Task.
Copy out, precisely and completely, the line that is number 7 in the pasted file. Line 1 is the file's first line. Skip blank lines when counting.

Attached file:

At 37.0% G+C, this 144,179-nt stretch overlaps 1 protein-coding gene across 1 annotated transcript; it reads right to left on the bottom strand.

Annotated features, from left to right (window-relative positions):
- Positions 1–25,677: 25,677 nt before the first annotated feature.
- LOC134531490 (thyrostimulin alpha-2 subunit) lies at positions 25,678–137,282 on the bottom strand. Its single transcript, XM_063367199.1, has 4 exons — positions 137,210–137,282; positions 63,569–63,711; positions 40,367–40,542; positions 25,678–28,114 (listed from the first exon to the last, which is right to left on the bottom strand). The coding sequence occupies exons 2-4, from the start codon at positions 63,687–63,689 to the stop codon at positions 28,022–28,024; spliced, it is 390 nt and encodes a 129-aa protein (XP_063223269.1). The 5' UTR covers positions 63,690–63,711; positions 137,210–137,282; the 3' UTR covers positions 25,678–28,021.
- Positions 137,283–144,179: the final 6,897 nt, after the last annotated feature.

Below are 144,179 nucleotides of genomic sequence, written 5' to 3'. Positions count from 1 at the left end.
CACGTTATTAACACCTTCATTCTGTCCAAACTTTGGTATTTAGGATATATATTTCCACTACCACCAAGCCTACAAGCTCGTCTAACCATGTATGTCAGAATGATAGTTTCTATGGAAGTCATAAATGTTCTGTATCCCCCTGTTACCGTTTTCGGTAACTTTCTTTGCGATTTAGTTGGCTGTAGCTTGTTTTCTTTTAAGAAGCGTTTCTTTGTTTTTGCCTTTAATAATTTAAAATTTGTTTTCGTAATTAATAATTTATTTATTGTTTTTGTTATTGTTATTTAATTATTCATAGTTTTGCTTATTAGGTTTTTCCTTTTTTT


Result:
CACGTTATTAACACCTTCATTCTGTCCAAACTTTGGTATTTAGGATATATATTTCCACTACCACCAAGCCTACAAGCTCGTCTAACCATGTATGTCAGAATGATAGTTTCTATGGAAGTCATAAATGTTCTGTATCCCCCTGTTACCGTTTTCGGTAACTTTCTTTGCGATTTAGTTGGCTGTAGCTTGTTTTCTTTTAAGAAGCGTTTCTTTGTTTTTGCCTTTAATAATTTAAAATTTGTTTTCGTAATTAATAATTTATTTATTGTTTTTGTTATTGTTATTTAATTATTCATAGTTTTGCTTATTAGGTTTTTCCTTTTTTT